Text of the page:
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BORN IN Iran in 1963, Kamelia was educated at the University of Utah and, after many moves, she now calls the City of Toronto home. The frenetic chaos of living in Canada’s largest city is conspicuously absent from her work, which focuses instead on an introspective painterly sensibility. With quiet persistence, her portraits and still life images employ a visual rhetoric that encourages focus on finding beauty in detail, on reflecting on the idea of time, and on contemplating moments too easily forgotten. LEFT PAGE: Self-portrait series, “no. 44,” 2019. TOP ROW, FROM LEFT: In the garden series, “Azaleas.” Self-portrait series, “no. 7,” 2019. Self-portrait series, “no. 34,” 2019. MIDDLE ROW, FROM LEFT: Platinum prints drying in the darkroom. Self-portrait series, “no. 40,” 2019. Scattered series, “Lilies.” BOTTOM: Self-portrait series, “no. 48,” 2020.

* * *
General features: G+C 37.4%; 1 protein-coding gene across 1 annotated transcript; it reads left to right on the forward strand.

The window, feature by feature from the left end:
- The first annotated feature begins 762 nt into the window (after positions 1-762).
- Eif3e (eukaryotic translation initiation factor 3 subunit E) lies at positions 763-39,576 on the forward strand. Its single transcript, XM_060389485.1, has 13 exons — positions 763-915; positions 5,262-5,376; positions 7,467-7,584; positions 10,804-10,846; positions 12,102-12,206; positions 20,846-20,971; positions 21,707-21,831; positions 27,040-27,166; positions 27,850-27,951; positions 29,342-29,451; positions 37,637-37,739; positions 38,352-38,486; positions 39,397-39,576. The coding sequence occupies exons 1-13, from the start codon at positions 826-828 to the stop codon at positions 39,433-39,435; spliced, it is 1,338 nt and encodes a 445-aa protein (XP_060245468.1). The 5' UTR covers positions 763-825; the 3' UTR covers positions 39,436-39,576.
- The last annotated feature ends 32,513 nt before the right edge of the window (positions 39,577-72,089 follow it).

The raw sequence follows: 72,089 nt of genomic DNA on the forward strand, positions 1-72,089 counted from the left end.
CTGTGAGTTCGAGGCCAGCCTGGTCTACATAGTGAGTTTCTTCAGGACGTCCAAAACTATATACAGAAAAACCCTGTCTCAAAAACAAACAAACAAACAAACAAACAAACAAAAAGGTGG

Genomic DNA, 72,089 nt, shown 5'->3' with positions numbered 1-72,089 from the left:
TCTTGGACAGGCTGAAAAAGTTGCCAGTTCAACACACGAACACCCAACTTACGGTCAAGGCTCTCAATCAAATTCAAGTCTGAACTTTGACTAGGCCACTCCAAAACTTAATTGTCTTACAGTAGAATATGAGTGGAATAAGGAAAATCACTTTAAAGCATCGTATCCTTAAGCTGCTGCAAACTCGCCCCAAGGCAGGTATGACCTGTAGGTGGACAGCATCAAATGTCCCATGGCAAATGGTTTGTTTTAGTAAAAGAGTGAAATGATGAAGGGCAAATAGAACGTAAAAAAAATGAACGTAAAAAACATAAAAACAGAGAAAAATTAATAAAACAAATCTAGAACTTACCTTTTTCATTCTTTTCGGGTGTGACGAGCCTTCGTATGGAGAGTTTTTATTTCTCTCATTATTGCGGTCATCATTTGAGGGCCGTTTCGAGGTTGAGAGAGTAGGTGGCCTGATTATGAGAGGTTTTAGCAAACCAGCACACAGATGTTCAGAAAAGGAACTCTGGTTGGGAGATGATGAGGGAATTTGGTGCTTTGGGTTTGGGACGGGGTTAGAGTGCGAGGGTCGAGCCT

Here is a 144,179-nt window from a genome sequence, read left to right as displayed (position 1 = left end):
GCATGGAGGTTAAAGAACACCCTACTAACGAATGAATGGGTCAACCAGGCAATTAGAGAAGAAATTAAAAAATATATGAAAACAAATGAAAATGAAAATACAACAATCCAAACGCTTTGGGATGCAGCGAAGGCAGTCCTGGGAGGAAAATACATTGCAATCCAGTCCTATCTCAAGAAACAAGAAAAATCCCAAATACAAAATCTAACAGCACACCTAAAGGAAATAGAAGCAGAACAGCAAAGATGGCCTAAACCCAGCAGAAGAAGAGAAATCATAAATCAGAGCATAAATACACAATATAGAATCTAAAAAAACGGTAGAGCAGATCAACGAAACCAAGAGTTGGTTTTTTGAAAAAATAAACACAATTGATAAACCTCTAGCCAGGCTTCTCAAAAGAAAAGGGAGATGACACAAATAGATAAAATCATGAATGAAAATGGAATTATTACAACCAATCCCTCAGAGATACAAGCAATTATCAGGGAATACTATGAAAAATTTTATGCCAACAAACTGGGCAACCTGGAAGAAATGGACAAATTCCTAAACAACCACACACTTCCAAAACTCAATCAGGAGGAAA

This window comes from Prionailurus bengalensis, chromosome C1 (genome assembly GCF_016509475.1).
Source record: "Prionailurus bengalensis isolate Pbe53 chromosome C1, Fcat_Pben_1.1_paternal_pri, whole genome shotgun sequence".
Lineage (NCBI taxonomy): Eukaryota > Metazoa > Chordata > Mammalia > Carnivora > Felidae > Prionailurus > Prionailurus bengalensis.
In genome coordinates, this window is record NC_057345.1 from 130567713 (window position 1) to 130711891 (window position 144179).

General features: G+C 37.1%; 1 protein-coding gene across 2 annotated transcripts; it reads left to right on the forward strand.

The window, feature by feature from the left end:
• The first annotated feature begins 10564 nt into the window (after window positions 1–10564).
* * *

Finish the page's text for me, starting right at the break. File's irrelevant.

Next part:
“I reflect on feeling torn, between cultures, lands, past/present, and a bewildering future.”
“My self-portraits are inspired by a floral dress I acquired a decade ago. This dress is a representation for my love of flowers and gardens. As if the beauty and simplicity of wearing a flowery patterned dress would reflect my feelings about my diaspora, yet, for me, it allows a focus to shift from complexity into clarity. I photograph myself as a metaphor for anonymity. My eyes and mouth as emblems of what can be uttered, silenced, or witnessed. By posing for my own camera, this act is also reflective of a fragmented self, confident and positive about the future, with past experiences of cultural influence, discrimination, and fight in hindsight.”
kamelia-pezeshki.com IG: @kameliapezeshkiphotographer
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FRANCIS A. WILLEYâ€™S
BLINDNESS THE SURPRISING STORY OF A SINGLE FRAME OF FILM
BY KERRY MANDERS